Psychiatric evaluation is defined as a systematic evaluation of the causes, the symptoms, the course and the consequences of a psychiatric disorder in order to formulate a diagnosis and a treatment plan and to answer any questions the patient or referring specialist may have. The main components of a comprehensive psychiatric evaluation are the patient interview and observations of the patient’s behavior. The comprehensiveness of the psychiatric evaluation is affected by contextual, patient-related and situational factors. In the psychiatric diagnosis, a distinction is made between the diagnostic classification (according to the DSM-IV-classification) and structural diagnosis. The sequence of the elements of the psychiatric evaluation is based on medical tradition. In the mental-status examination, all objective and subjective psychiatric symptoms are systematically reviewed. The grouping of the symptoms is based upon the classical division of mental functions into cognitive, affective and conative functions.
You might think of a psychiatric evaluation as “pre-therapy.” During a psychiatric evaluation, your doctor will sit down and talk with you about your symptoms, concerns, and overall health. This will help them get a better idea of your mental-health needs. This will help determine the possible causes of your emotional distress, and what treatment may be best.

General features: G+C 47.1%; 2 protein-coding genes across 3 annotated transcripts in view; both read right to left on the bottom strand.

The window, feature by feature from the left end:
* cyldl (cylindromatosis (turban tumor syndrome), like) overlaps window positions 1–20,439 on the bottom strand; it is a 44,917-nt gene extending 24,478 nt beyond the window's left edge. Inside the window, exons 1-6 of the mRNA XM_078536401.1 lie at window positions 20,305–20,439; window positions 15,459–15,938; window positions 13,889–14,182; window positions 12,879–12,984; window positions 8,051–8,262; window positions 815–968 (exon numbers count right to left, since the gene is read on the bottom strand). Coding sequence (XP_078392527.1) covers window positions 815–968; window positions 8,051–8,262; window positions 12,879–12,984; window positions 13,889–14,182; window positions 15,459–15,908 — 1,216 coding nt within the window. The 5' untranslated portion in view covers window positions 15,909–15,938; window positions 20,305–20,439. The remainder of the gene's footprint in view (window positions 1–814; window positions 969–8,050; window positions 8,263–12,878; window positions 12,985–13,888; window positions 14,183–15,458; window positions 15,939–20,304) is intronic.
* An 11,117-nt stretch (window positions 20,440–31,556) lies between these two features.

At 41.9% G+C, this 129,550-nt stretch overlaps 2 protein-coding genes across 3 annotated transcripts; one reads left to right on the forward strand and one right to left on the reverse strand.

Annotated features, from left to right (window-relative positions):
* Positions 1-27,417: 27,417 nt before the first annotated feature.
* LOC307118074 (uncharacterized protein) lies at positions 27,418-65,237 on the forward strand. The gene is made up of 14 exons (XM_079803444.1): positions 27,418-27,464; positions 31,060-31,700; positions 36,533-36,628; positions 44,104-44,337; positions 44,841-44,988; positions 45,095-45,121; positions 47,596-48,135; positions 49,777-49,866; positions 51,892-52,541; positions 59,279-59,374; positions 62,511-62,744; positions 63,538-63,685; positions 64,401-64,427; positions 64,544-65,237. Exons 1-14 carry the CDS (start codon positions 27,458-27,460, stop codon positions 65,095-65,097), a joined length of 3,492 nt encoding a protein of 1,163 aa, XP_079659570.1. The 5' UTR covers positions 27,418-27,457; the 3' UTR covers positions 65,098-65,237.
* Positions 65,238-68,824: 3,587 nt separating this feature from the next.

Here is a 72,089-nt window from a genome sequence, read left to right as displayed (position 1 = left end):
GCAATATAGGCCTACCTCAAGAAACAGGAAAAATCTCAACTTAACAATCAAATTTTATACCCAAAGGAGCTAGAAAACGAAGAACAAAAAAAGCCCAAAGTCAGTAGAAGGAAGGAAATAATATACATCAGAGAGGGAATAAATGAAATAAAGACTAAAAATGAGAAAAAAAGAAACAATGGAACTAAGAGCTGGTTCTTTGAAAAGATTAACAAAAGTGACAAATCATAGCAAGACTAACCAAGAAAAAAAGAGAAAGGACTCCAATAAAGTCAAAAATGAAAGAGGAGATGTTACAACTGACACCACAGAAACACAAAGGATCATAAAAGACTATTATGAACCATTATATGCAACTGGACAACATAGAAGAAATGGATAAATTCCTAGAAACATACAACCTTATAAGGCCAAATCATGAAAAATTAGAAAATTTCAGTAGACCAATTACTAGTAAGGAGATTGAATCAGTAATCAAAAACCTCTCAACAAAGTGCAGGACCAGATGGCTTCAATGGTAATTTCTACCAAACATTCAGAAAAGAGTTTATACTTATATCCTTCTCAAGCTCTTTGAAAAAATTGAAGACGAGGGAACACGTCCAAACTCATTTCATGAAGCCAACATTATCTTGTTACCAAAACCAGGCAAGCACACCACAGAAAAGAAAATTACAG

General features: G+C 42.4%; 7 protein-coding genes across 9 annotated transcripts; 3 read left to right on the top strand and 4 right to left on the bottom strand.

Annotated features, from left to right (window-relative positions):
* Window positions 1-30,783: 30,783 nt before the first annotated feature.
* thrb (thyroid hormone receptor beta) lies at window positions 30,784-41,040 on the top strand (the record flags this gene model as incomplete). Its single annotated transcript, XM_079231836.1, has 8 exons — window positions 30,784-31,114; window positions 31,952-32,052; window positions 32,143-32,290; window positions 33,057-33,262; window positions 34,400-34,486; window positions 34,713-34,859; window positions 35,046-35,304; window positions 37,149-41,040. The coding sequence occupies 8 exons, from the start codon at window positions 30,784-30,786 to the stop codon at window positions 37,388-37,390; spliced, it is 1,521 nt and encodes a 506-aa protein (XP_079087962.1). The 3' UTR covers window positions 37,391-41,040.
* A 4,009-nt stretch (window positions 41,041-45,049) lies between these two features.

Some of the things you can expect during a psychiatric evaluation include:
Everyone experiences stress, sadness, mood swings, and other types of emotional distress on occasion. Sometimes, however, negative feelings and other symptoms can interfere with your daily life, your relationships, or your work. Your loved ones may be concerned for you. Alternatively, you may be concerned about your loved one’s symptoms or behavior.
Here are some signs that a psychiatric evaluation can help you or your loved one:
An evaluation with your psychiatrist can help determine whether you or your loved one might have a mental problem that needs treatment.
Seeing a psychiatrist for mental-health symptoms can feel scary or embarrassing. However, studies have found that the sooner you get help, the more likely your symptoms will improve or even go away.